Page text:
The cyberpunk hero, on the other hand, is often just forced to stand in awe of what arises before him, jutting up, as it were, through the veil, being the right way round, while still being entirely veiled. This is Blade Runner - at least, Ridley Scott's Blade Runner (and to a large extent, Philip Dick's Do Androids Dream, as well) insofar as Blade Runner presents us with a hero who is not a geek - he isn't trying to get round to the other side. He is merely trying to do his job on this side while the other side keeps stabbing at him. This is also carried in the metaphors of the computer- none of us can see to get around the other side of the internet. Wires and transistors make invisible the very methods of the machine, so that we do not feel we can comprehend it. There is no other side to get around to, and the world is flat.

That's about all I have time for right now.


Worth Listening To:

I enjoy listening to Kevin Smith.
Go search for him on YouTube.

Fun times.


Watchmen is steampunk

See? The machinery, the golden lighting, the crystals? Steampunk.

Some people are nostalgic

So, here is a reassurance. Letter writing is not dead: http://www.youtube.com/watch?v=1jUxjhSSOnY

This also presents (I believe in the second video) a great example of two strong men disagreeing loudly, but without really hurting each other's feelings, and confronting one another like men. Something else you just don't see enough of.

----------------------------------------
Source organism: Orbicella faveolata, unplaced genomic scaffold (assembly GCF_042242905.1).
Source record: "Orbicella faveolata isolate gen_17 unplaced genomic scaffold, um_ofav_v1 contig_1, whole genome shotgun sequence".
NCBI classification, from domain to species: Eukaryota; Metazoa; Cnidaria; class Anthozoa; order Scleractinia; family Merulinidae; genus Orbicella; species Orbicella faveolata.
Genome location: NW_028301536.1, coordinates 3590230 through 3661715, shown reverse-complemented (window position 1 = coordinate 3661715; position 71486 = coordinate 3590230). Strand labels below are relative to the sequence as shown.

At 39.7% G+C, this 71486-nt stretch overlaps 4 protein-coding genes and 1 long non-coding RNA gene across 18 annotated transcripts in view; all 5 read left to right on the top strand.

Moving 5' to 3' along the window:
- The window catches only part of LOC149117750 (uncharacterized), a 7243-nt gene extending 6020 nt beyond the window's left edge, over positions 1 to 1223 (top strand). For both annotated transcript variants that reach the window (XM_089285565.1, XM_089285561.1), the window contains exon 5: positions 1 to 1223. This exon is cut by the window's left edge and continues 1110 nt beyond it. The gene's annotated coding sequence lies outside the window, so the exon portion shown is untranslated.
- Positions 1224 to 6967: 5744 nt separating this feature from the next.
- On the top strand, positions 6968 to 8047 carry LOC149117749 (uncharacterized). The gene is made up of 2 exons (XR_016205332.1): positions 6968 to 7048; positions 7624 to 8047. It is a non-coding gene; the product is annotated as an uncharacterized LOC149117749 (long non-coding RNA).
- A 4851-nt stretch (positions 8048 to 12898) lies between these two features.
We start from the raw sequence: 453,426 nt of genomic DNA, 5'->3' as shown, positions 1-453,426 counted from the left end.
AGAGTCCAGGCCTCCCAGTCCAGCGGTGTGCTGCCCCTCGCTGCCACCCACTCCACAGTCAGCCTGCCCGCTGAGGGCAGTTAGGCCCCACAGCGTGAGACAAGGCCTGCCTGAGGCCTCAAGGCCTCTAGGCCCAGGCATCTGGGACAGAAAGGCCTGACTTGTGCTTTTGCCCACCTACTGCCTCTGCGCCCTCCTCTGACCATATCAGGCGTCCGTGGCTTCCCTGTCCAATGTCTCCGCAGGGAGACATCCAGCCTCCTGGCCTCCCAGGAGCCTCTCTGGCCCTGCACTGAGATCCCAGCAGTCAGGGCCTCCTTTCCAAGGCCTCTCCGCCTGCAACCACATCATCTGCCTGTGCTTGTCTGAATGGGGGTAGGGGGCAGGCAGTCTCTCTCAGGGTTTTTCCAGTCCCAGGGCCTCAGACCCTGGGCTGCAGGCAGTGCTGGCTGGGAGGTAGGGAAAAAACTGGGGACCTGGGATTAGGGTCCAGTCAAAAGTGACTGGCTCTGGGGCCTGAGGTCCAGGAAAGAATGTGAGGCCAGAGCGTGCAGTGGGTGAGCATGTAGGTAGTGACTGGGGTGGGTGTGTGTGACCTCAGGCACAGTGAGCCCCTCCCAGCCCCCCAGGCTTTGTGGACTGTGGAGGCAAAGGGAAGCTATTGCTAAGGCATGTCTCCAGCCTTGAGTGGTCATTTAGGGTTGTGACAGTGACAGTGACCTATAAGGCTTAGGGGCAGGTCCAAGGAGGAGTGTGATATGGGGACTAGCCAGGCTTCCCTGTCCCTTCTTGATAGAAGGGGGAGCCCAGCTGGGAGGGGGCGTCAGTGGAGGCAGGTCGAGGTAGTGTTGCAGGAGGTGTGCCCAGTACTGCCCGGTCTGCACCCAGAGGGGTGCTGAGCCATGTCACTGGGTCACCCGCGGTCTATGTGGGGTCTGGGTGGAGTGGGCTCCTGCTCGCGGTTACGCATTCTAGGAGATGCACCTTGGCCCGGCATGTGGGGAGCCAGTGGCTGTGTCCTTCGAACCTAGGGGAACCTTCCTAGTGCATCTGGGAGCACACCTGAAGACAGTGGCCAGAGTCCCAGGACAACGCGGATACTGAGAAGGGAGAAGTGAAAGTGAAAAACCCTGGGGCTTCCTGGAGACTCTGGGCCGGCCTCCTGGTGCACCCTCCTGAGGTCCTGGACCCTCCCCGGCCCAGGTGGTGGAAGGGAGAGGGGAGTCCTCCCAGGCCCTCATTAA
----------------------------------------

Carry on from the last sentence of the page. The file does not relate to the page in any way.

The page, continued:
The fifties are a blank signifier.

The attitudes people have toward the fifties are very odd things.

In the Colbert Report appearance I mentioned earlier, Miller commented that "in the fifties, people trusted science."

Those people in the fifties must have trusted everyone.

I've heard religious leaders talk about the fifties like they were a holy land.
I've heard politicians talk about the fifties like they were the sanctified times of politics, when roads were built, back when the government did good... when they expanded the space race, the arms race, expanded an already failing Social Security system, and when scientists worked for and backed this expansion, when religion was its cheerleader.

The fifties have become the blank signifier (a literature term referring to a symbol that, like a white whale, can mean just about anything) of trust and goodness.

Now we have smog. Now we have nuclear waste. Now we have no post-war excesses. Now we can't oppress blacks and prisoners.

Is it any wonder we're a little more cynical when it comes to all these things, a little less respectful?

Not saying it's fully justified, not saying all our histories may be correct, merely trying to see where we think we have been, so I can know where we think we are going.


More Movies: Watchmen as Steampunk